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Northern NSW Football has launched a Zero Tolerance policy to abuse of match officials for the 2024 season. Image: contributed

Zero tolerance to match official abuse

Rodney Stevens


Parents and fans on the sidelines of Clarence Valley soccer matches this year will notice a change after more than half of Northern NSW Football’s match officials quit refereeing in the past 12 months, the organisation has announced its new Zero Tolerance policy in 2024 to put an end to match official abuse across the region.

Through the Match Officials Support Standards -Zero Tolerance policy, Northern NSW Football NNSWF is introducing measures targeted at stamping out abuse, and creating a safer, supportive and welcoming environment for match officials in its competitions involving 208 clubs from Newcastle to the Queensland border.

The initiatives will be part of a three-pillar strategy to implement Zero Tolerance including: Clear messaging for everyone in the game, tangible support for match officials, and tougher sanctions.

Clear messaging will involve: Zero Tolerance banners at every ground, a mandatory meeting of club leaders, Youth match official armbands, green shirt reminders and a social media campaign.

The tangible support for Match Officials will include: Specific directives on dealing with abuse, exploring temporary dismissals for dissent, Increased presence of a NNSW Football Match commissioner and Support officer at 100 matches in 2024, a Referee support officer to escort officials to and from the field, the appointment of a Referee Wellbeing and Support Officer, and Referees reporting their matchday experience.

The tougher sanctions to be implemented are: Points deductions for match official abuse, significantly increased sanctions, minimum suspensions for match official abuse against minors of 12 months for non-players over 18, reduced tolerance for coach and team officials behaviour, minimum mandatory suspensions for spectators who abuse match officials, match officials will be advised of disciplinary outcomes, and suspensions will be published on the NNSWF website.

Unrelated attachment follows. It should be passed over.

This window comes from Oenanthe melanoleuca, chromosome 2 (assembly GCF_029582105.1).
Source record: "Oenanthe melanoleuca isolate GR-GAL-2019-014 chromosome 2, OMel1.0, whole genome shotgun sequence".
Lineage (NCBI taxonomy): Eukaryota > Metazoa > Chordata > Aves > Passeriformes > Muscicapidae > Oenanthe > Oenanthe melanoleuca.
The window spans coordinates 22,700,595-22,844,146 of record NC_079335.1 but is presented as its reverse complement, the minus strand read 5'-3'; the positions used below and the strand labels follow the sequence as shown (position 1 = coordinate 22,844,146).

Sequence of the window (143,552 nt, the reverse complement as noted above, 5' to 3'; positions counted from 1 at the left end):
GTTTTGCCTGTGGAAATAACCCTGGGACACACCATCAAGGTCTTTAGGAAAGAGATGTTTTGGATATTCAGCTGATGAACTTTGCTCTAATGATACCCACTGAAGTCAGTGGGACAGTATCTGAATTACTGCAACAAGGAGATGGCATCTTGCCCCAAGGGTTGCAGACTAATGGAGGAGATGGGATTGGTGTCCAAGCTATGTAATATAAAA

NNSWF CEO Peter Haynes said the organisation was fully committed to changing the culture towards match officials in its premier competitions which would require a whole game approach to changing behaviours, attitudes, actions of players, coaches, and spectators.

“One of the hardest things to do in any walk of life be it sport, or business is changing culture,” he said.

“But we are fully committed to taking a lead role on this and driving the cultural change we want to see in our sport in our region.”

NNSWF General Manager Referee Growth and Development Brad Carlin said the policy would help to provide more support and a better experience for match officials in the region.

“This policy will allow extra education to be given to match officials on how to deal with issues when they arise,” Carlin said.

“It will also provide additional support to match officials through multiple avenues including the new position of Referee Wellbeing and Support Officer that will be implemented to provide immediate and ongoing welfare support.”